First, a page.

Don’t break circuit of suspense when it’s hot

The clock says you’re an hour past your bedtime, but you don’t care. The book’s action, tension and suspense controls you. Two old friends, one now in the Gestapo, another a Luftwaffe officer, dine in a French inn. The Gestapo agent shows his old friend his prisoner being kept in the inn’s cellar. One of the naked prisoner’s eyes is swollen shut and the face heavily bruised…and she is the Luftwaffe officers’ cousin! The chapter ends.

You turn the page. Nothing a shot of espresso in the coffee won’t solve tomorrow morning. You just have to find out what happens next!

To do that, though, you first must wade through a page-and-a-half retelling of what occurred in the previous chapter. You find your interest sagging.

You’ve been the victim of an emotional circuit breaker. This craftsmanship error occurs when the writer cuts away from a scene once the stakes get high…and often follows it with a lower-stakes retelling of the events. The term was coined by Cambridge Science Fiction Workshop member David Alexander Smith.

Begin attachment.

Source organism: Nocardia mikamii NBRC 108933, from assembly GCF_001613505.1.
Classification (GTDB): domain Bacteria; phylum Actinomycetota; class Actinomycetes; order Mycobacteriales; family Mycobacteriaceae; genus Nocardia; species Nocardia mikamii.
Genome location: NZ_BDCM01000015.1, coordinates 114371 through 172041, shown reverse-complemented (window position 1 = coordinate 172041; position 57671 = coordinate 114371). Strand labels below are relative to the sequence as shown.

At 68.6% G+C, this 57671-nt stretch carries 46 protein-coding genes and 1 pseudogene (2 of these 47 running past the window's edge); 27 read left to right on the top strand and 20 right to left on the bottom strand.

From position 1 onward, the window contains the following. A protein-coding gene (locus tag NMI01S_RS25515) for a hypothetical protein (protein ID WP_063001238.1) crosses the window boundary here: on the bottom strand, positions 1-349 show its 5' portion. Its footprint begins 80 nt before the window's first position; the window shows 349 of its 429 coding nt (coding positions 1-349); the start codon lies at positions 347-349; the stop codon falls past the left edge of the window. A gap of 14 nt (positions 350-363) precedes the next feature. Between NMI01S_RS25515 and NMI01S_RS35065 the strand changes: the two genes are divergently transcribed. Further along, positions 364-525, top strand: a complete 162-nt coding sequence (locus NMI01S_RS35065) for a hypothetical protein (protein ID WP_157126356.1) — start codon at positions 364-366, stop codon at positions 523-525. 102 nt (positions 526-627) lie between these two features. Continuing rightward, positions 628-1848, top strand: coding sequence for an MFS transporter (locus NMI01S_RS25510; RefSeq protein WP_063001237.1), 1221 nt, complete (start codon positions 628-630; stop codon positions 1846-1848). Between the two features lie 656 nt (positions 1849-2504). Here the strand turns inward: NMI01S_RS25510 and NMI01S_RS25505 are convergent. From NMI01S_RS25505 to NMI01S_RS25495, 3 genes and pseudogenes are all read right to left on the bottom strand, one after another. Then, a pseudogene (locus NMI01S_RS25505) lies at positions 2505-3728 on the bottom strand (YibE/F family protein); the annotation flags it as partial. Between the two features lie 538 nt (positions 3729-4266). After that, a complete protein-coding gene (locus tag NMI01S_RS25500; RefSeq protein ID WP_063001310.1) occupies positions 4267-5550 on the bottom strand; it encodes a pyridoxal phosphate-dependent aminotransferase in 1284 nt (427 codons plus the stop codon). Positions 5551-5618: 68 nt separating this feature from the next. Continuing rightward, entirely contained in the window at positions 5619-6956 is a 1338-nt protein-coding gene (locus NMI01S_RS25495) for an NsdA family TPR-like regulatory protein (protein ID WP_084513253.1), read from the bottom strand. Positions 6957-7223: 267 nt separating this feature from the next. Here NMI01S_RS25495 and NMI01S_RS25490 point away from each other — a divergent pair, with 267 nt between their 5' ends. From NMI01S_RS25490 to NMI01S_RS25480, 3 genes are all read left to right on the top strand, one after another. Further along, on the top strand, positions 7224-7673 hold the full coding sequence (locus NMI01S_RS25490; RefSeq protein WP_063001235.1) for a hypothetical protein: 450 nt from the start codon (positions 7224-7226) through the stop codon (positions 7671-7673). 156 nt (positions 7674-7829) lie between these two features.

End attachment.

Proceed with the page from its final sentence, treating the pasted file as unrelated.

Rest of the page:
Generally, an emotional circuit breaker is a bad ploy as it breaks the natural rise and fall of dramatic action. With the loss of immediacy comes the loss of tension.

Don’t mix up the emotional circuit breaker with a cliffhanger. Ending the chapter on the suspenseful high certainly was a good move. The problem came with the slowing of the story and the narration at the beginning of the next chapter. Instead, the story should have continued at the exact point where it left off.


My name is Rob Bignell. I’m an affordable, professional editor who runs Inventing Reality Editing Service, which meets the manuscript needs of writers both new and published. I also offer a variety of self-publishing services. During the past decade, I’ve helped more than 300 novelists and nonfiction authors obtain their publishing dreams at reasonable prices. I’m also the author of the 7 Minutes a Day… writing guidebooks, four nonfiction hiking guidebook series, and the literary novel Windmill. Several of my short stories in the literary and science fiction genres also have been published.